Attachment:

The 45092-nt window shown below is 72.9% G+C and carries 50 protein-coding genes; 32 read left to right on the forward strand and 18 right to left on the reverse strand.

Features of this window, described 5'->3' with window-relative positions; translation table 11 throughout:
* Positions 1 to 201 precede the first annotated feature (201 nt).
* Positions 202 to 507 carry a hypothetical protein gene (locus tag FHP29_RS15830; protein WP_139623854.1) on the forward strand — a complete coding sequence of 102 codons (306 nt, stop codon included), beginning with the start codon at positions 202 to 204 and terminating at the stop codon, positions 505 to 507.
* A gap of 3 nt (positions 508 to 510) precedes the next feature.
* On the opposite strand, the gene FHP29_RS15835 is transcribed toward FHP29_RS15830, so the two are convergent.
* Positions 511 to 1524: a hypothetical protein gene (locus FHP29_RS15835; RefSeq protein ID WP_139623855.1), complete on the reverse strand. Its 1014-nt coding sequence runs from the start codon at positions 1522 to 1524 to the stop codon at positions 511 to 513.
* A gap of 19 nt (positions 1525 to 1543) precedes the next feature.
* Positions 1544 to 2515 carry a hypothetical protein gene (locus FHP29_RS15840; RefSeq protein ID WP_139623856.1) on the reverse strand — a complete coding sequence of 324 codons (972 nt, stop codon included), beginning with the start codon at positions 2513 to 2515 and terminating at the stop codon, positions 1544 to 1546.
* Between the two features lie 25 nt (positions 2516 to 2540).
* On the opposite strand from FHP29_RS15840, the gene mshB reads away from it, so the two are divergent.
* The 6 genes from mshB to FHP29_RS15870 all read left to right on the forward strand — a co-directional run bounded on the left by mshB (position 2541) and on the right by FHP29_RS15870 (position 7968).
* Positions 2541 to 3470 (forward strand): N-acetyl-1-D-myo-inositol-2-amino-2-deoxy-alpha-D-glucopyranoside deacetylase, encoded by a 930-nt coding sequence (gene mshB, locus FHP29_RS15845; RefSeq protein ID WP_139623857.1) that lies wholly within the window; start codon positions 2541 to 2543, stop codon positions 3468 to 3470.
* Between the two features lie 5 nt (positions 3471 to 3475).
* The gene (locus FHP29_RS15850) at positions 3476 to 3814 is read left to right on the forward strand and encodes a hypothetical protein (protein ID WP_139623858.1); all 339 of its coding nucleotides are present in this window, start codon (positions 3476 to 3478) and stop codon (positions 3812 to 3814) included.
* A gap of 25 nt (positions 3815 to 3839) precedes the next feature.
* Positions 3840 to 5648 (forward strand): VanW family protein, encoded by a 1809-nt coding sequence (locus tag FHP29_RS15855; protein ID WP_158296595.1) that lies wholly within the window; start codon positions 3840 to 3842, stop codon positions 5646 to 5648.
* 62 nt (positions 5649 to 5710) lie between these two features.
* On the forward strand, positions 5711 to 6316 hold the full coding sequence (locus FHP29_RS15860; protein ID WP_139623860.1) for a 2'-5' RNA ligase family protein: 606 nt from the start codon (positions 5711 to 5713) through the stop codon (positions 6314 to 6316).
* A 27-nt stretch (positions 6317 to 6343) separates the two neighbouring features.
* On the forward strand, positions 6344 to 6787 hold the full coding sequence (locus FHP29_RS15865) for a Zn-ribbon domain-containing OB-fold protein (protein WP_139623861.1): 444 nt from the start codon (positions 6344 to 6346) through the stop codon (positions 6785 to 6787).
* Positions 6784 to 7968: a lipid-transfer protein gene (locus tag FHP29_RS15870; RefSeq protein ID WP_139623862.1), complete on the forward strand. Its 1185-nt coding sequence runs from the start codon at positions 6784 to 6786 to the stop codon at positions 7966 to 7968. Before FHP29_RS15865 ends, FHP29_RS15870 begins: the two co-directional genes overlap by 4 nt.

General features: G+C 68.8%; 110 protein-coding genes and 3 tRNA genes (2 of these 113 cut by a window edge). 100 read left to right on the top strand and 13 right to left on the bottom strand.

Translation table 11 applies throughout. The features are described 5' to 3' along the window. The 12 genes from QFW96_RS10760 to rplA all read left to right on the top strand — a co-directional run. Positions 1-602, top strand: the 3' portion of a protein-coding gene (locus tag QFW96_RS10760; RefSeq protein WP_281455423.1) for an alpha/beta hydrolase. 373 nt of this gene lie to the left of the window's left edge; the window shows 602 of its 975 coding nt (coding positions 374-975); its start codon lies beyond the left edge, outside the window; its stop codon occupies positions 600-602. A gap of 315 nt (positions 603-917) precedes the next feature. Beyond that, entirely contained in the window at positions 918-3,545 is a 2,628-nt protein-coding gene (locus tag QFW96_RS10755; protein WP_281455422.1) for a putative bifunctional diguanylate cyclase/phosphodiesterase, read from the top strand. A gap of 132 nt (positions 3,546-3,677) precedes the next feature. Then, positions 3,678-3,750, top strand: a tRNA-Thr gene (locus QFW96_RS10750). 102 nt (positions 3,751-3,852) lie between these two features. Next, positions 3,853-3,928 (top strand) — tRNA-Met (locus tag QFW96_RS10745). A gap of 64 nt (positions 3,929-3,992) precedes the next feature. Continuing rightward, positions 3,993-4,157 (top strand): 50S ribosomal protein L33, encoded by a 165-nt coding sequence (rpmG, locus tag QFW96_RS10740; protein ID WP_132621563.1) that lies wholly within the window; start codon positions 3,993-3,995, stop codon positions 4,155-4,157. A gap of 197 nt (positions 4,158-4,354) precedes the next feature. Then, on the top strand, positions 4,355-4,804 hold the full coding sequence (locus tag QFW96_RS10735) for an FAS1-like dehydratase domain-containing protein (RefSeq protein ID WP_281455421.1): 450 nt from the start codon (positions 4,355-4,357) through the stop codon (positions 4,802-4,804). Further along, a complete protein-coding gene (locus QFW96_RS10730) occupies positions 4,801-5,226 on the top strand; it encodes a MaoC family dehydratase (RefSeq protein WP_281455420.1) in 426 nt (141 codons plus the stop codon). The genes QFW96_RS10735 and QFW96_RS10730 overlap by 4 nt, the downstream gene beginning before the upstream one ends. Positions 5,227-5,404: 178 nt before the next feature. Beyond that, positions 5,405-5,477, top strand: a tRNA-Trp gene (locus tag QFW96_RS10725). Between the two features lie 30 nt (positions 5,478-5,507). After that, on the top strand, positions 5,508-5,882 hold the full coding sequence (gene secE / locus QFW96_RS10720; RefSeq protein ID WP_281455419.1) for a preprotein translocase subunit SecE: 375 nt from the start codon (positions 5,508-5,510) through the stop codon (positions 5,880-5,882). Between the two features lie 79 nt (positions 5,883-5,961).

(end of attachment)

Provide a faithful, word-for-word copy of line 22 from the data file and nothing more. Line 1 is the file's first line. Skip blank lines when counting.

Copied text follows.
* Positions 6784 to 7968: a lipid-transfer protein gene (locus tag FHP29_RS15870; RefSeq protein ID WP_139623862.1), complete on the forward strand. Its 1185-nt coding sequence runs from the start codon at positions 6784 to 6786 to the stop codon at positions 7966 to 7968. Before FHP29_RS15865 ends, FHP29_RS15870 begins: the two co-directional genes overlap by 4 nt.